If you’re an indie or freelance writer, you probably don’t spring for many three-martini lunches, so that tab as a business expense likely never crosses your mind. Such lunches aside, however, you may have other writing expenses that are tax-deductible.
Before you think about tax deductions, however, you need to make sure you have two crucial elements:
Good business records. As in good enough to survive a tax audit.
Receipts. For everything remotely business related. If you’re not sure, keep it. And know where to find it.
Here’s a beginning list of records you should keep. Talk with your tax professional for a complete list.
- Receipts for everything you spend for your business. Think big (computer and printer) to small (paper clips and push pins) to everything in between.
- Sales receipts for items you sell at author events, conferences, and meetings
- Credit card records. Match them to your receipts.
- Bank records
- Sales tax records
- 1099s—both the ones you receive and the ones you issue
- Contest entry fees
- Consulting services: editors, proofreaders, graphic designers, self-publishing companies, researchers, and so on
- Printouts from such services as Square and PayPal
You may also be able to deduct other business-related expenses.
- The cost of your office space, whether in your home or in another space. If you work from home and rent your home, you may be able to deduct a portion of your rent.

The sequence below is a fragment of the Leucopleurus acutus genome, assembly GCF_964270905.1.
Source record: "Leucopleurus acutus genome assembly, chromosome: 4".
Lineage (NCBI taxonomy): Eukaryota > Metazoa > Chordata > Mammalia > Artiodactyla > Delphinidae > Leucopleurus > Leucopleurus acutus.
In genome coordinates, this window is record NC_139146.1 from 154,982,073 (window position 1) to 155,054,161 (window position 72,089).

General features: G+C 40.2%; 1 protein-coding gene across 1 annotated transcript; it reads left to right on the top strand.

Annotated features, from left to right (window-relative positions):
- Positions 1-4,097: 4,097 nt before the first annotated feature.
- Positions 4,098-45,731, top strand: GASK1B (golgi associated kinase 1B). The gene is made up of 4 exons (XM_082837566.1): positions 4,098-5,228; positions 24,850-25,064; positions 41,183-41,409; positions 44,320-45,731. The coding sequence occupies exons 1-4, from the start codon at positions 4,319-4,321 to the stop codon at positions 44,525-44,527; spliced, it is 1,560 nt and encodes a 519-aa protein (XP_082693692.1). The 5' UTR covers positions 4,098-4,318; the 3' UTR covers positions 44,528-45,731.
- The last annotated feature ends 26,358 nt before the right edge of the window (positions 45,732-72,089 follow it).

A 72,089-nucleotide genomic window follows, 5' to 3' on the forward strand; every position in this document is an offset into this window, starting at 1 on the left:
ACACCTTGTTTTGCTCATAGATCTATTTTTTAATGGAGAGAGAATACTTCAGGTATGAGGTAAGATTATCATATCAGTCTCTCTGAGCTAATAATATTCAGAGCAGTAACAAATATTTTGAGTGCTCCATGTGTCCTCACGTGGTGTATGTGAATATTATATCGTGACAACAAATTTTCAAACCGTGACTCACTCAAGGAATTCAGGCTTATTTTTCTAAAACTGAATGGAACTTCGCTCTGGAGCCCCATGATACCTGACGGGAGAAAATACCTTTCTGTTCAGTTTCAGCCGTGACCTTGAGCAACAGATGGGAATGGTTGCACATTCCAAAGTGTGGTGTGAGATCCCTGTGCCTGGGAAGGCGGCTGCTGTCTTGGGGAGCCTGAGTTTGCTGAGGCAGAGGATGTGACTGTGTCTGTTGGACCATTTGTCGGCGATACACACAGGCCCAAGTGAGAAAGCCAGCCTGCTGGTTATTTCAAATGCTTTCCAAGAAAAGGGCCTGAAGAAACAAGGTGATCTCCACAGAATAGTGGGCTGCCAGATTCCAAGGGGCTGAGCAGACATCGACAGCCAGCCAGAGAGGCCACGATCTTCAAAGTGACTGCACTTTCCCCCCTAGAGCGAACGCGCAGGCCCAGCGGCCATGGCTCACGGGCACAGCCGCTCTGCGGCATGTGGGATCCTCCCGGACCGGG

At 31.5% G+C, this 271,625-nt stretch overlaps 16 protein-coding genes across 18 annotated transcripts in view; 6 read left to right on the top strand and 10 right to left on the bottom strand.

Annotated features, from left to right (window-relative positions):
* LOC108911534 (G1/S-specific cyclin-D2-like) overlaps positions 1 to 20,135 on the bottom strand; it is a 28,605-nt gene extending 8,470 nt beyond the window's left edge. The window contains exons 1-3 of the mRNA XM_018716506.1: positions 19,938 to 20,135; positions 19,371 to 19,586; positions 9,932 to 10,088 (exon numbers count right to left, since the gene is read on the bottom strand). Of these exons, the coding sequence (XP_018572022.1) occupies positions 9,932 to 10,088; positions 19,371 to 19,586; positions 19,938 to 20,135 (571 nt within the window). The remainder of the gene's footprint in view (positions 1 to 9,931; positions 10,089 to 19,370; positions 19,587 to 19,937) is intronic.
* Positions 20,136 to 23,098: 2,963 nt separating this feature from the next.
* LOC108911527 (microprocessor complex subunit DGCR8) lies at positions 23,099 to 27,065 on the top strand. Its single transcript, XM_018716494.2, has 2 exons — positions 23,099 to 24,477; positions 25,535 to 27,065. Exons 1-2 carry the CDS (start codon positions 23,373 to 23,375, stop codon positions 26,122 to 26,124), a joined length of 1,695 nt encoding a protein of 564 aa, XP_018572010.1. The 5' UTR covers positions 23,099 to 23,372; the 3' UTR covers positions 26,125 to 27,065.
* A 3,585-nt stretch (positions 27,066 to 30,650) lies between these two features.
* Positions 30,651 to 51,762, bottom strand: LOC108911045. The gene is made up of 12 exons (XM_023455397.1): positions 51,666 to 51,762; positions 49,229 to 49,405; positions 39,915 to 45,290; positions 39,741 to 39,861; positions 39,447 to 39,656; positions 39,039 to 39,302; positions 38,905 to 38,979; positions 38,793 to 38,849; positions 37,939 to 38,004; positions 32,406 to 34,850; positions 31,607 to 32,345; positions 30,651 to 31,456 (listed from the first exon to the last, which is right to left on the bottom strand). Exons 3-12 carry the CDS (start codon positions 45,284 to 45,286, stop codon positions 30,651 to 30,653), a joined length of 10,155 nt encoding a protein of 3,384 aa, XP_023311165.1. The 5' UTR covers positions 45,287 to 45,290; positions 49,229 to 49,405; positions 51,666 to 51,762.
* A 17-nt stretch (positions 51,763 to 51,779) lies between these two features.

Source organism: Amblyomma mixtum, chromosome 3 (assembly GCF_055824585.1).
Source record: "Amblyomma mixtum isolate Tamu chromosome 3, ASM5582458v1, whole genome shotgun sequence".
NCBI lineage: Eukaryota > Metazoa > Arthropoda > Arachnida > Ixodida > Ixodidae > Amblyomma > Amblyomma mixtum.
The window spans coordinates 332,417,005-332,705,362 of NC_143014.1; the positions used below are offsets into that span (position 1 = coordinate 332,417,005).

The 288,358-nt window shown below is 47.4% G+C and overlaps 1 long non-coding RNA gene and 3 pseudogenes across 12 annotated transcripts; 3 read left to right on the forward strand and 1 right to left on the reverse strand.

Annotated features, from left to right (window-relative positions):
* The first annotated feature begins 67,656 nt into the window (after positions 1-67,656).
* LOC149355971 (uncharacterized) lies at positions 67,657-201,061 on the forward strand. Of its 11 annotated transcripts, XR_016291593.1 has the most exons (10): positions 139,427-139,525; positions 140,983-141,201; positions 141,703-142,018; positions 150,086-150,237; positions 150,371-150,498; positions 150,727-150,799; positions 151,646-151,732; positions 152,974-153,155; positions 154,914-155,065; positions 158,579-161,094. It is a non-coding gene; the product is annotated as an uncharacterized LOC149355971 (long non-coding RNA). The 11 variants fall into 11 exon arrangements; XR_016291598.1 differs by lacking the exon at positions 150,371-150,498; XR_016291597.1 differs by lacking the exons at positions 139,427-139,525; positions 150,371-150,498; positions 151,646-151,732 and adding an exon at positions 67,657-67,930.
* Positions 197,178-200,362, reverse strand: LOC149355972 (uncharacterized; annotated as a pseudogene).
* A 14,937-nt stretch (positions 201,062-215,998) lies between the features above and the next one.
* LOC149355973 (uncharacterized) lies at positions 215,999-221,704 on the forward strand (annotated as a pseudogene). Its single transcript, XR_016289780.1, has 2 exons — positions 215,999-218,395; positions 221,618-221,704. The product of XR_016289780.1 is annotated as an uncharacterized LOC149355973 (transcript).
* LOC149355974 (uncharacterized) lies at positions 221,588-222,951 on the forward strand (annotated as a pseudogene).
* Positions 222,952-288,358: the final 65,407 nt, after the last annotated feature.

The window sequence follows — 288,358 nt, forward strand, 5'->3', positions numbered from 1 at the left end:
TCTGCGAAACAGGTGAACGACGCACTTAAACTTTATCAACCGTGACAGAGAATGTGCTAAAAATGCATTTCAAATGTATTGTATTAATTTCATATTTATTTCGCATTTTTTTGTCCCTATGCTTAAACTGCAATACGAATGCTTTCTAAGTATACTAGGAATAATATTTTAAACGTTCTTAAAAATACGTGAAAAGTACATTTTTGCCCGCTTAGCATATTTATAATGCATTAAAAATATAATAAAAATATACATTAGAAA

- Subscriptions to publications that are resources for your writing business or to which you may sell your writing
- Professional fees you pay to your attorney, accountant, or other financial professional
- Business travel
- The cost of creating and maintaining your website
- Healthcare premiums
- Literary agent fees
- Cost of phone service dedicated to your business
- Business mileage
Whether writing is your full-time job or you freelance in addition to another job, be sure you take full advantage of tax deductions available to you as a paid writer. You’ve earned it.
The information presented in this blog is exclusively for the purpose of providing general insight into possible tax deductions for writers. It is not intended as tax advice. Always consult a tax professional before taking any tax deductions related to your writing. Written by Linda Bengston, a freelance writer and editor.